Politics

Fate Of New Senate Obamacare Repeal Bill Remains Unknown

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Juliegrace Brufke Capitol Hill Reporter
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GOP leadership faces an uphill battle on gaining the support needed to pass the revised version of the Senate Obamacare repeal bill released Thursday.

Despite needing just a simple majority, Senate Majority Leader Mitch McConnell is unable to lose another member, as two Republican senators have already said they won’t support voting for the motion to proceed — which he hopes to move on next week — due to issues with the bill in its current form.

Senate Republicans gathered at a caucus meeting late Thursday morning where McConnell laid out the changes made to the draft legislation. While top Republicans look to move members together, a divide remains on certain key issues.

GOP Kentucky Sen. Rand Paul, a conservative, and Maine Sen. Susan Collins, a moderate, said that their votes will remain “no” unless major changes are made. A handful of Republican senators said they are waiting to make a decision on how they will vote on the motion to proceed until after the updated Congressional Budget Office score is released Monday.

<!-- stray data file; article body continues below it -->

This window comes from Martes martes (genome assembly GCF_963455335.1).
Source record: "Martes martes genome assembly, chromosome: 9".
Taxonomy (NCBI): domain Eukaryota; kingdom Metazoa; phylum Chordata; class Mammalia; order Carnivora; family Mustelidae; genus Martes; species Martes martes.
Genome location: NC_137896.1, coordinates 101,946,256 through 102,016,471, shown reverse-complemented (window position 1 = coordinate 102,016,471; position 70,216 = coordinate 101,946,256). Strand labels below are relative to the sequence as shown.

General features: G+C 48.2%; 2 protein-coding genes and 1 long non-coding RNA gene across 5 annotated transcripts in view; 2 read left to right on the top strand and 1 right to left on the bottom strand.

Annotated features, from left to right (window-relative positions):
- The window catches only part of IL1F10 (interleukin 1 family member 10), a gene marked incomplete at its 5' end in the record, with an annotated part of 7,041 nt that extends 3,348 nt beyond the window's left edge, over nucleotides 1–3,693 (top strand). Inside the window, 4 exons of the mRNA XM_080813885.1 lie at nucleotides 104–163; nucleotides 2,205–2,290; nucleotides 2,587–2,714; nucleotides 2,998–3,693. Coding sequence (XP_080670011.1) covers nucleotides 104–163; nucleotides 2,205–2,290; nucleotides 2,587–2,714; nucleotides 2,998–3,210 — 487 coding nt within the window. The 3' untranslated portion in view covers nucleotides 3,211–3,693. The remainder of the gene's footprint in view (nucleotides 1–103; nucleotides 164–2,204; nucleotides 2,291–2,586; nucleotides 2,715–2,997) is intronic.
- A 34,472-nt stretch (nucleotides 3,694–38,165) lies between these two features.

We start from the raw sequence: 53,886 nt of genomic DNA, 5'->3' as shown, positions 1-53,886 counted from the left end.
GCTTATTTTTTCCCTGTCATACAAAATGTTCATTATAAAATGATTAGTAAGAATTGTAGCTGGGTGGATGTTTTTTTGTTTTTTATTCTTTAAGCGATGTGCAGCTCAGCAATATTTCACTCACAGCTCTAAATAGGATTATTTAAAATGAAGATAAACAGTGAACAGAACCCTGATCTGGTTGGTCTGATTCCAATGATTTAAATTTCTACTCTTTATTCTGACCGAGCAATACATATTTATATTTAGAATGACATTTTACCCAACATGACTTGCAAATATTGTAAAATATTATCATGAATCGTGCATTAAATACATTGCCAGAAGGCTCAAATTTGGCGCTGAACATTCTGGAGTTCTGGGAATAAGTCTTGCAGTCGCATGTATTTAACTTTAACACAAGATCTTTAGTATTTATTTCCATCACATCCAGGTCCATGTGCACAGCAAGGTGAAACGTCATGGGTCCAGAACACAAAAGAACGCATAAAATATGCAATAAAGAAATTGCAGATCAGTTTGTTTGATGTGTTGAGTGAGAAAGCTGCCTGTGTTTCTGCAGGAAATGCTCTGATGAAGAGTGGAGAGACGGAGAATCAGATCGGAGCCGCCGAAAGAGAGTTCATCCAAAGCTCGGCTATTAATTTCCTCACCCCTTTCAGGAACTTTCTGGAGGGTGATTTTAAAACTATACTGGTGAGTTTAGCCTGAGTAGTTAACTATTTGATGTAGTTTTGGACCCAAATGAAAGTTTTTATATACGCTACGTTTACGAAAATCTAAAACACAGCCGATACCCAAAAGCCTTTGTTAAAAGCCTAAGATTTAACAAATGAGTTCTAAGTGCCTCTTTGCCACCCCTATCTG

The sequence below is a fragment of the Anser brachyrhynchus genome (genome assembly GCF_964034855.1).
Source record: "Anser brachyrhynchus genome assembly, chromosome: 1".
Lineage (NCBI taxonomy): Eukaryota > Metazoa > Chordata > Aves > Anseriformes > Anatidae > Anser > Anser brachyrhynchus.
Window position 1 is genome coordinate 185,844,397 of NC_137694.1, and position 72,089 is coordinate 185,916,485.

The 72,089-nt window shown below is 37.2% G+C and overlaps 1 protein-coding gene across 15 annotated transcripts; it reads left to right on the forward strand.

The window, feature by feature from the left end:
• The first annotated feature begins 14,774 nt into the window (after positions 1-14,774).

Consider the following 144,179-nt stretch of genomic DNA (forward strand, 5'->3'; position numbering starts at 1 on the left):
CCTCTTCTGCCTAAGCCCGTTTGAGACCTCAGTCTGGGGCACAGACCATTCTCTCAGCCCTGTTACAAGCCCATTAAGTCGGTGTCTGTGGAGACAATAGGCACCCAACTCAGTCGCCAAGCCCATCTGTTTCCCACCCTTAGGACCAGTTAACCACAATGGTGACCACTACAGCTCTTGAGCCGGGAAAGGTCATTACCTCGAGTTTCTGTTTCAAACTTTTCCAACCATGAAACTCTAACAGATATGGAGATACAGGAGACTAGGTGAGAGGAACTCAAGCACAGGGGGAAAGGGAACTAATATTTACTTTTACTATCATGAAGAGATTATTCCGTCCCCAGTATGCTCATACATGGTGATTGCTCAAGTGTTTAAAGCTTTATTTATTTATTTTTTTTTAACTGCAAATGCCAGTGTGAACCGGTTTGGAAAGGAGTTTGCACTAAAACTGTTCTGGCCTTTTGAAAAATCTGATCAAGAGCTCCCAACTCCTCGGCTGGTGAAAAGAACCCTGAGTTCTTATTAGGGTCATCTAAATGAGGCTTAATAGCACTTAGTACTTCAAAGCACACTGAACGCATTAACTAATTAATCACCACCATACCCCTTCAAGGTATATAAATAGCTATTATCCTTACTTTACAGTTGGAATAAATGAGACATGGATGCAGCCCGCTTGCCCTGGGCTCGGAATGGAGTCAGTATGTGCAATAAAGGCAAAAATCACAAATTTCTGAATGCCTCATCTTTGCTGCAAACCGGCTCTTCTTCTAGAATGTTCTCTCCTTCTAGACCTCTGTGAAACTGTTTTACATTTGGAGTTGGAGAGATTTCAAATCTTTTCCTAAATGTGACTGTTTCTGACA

“I think the bill has gotten worse — I mean, this bill keeps the majority of the Obamacare taxes. [It] keeps virtually all of the Obamacare regulations, it keeps most of the subsidies and then has a giant insurance bailout super fund,” Paul told reporters. “And I don’t think the federal government should be subsidizing insurance companies — they’re very successful, 15 billion dollars in profit. I don’t think we really need a superfund for insurance companies.”

Collins cited cuts to Medicaid as her reason for not supporting the bill, adding that she thinks the open amendment process is good, but doesn’t guarantee they will end up with good legislation.

“Well I think we can pass a better bill — I really believe that,” she said. “I’ve been involved in crafting very complicated legislation for a long time, And my experience has been when you go through the committee process, a bill gets vetted, you have hearings, you hear from experts, you get good ideas from your witnesses and from people on both sides of the aisle.”

Senate Majority Whip John Cornyn told reporters it is “probably one of the most complicated legislative processes that I’ve ever been involved in,” but expects a vote next week. (RELATED: Can A Senate Obamacare Repeal Vote Happen Next Week?)

While certain members remain hesitant, the addition of an amendment put forward by Texas Sen. Ted Cruz and Utah Sen. Mike Lee swayed Cruz to support the updated measure.

Cruz acknowledged that the legislation is not a full repeal, but believes his amendment  — which allows insurers to offer plans that don’t meet the Obamacare Title I regulations — is a step in the right direction.

“I think this new bill represents a substantial improvement over the previous version,” he said. “And there are several changes that significantly improve our ability to reduce premiums, which has been my central focus from the beginning.”

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